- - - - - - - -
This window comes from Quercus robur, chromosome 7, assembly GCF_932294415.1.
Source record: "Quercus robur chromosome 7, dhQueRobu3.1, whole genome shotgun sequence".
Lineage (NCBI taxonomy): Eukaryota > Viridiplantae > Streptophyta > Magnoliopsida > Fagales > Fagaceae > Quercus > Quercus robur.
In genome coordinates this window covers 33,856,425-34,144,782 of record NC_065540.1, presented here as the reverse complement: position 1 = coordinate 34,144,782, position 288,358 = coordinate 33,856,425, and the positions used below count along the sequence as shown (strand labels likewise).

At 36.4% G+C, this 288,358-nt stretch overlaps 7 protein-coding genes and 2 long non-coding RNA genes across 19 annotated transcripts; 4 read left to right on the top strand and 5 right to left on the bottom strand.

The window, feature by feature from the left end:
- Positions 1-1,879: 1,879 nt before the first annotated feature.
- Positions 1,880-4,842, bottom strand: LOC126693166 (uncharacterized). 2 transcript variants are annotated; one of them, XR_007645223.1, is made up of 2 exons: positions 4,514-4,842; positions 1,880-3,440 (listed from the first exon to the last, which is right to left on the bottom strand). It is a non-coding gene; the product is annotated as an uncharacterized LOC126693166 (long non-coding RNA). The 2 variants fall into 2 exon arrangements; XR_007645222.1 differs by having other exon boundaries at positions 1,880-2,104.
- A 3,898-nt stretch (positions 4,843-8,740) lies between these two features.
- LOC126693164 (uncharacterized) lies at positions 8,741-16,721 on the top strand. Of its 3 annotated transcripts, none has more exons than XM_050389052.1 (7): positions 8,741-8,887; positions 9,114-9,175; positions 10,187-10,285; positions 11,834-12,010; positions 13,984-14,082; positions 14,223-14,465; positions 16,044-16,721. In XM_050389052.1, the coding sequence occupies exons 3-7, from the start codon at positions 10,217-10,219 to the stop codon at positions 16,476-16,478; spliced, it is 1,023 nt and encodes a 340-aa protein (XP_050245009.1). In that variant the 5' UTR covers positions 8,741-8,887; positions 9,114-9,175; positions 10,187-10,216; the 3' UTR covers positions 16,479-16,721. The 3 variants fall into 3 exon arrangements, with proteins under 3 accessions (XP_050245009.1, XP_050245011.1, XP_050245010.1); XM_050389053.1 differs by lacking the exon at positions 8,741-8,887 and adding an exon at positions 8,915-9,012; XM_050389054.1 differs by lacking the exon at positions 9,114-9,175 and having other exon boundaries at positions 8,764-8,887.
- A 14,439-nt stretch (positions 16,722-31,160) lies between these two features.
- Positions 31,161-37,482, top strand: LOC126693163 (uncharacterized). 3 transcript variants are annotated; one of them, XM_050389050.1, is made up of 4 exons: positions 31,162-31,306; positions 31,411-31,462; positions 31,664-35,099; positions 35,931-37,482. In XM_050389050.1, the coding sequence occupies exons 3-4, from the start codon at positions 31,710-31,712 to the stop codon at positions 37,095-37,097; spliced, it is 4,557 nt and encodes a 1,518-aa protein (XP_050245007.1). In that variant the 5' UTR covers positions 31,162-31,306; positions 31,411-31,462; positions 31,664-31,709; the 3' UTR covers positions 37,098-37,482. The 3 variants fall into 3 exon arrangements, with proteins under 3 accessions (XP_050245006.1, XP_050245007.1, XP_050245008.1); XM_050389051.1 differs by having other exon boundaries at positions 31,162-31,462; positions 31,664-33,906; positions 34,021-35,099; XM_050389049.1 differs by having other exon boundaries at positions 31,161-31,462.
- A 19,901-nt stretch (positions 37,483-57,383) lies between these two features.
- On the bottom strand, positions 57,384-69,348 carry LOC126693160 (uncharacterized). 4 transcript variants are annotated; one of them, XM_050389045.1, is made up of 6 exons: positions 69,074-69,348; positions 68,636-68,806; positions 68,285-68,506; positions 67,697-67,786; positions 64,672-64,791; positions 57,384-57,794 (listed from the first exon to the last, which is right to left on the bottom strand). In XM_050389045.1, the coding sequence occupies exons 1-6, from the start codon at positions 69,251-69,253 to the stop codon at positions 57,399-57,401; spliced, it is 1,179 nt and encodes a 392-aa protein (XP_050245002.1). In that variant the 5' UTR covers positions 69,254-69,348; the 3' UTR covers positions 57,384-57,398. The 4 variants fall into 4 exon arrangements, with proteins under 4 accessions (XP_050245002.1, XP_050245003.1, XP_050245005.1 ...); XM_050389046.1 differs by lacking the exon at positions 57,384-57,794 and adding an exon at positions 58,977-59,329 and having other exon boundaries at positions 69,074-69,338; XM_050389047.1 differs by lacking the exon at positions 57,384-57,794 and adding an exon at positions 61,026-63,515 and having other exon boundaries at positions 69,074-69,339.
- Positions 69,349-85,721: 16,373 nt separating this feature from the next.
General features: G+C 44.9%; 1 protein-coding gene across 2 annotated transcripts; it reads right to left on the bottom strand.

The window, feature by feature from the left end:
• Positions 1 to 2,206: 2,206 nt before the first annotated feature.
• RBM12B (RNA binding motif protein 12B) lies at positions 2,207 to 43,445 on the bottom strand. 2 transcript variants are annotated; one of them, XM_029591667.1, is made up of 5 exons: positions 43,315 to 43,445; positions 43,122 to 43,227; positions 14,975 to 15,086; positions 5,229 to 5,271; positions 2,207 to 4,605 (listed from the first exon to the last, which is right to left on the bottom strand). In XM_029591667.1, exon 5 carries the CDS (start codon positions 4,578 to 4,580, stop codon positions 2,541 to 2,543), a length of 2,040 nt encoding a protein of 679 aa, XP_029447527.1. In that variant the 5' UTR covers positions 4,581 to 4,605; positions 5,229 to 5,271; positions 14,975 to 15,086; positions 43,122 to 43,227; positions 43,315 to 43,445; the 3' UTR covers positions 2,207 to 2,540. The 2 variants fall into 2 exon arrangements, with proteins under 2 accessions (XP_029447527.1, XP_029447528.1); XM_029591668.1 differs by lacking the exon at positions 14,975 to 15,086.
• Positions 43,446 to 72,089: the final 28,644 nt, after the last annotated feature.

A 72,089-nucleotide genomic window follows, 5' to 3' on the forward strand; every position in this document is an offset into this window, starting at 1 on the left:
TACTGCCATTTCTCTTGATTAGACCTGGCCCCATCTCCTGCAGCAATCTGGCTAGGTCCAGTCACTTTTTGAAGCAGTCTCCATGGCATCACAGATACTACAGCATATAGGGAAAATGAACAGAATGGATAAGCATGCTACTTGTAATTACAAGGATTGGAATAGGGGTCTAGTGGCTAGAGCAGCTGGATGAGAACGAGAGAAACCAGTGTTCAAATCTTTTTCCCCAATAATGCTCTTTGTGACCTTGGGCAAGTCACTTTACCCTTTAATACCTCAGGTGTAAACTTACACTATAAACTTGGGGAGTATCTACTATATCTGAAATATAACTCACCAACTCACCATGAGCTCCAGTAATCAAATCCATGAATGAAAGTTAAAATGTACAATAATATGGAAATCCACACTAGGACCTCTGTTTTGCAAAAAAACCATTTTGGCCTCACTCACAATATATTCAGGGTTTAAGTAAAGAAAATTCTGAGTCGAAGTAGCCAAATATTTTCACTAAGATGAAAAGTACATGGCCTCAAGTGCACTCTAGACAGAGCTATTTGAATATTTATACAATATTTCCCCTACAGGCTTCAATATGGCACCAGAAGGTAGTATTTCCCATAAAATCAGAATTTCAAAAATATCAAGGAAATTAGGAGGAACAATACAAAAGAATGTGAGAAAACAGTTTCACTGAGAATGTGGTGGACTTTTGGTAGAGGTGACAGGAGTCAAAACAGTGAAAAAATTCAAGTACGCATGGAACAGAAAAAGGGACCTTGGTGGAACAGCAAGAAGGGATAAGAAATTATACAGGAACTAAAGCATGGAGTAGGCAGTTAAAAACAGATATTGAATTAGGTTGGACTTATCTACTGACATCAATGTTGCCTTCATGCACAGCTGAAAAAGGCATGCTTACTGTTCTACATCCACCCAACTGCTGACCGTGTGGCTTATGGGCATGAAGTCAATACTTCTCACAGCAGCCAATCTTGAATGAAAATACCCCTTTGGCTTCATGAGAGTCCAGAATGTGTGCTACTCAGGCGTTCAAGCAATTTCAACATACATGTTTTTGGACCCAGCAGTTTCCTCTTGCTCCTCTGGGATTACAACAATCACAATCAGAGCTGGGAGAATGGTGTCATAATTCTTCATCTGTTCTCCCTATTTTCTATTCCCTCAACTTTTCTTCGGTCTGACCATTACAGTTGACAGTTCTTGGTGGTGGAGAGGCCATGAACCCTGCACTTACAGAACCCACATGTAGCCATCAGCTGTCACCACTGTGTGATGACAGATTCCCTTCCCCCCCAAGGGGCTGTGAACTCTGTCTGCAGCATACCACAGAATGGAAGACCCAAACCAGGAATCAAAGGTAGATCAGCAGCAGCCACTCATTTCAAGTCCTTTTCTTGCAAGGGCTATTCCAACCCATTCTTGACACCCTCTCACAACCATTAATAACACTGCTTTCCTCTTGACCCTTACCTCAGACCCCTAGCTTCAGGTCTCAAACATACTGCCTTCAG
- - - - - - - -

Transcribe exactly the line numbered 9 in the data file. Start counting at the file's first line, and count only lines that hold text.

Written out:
- A 3,898-nt stretch (positions 4,843-8,740) lies between these two features.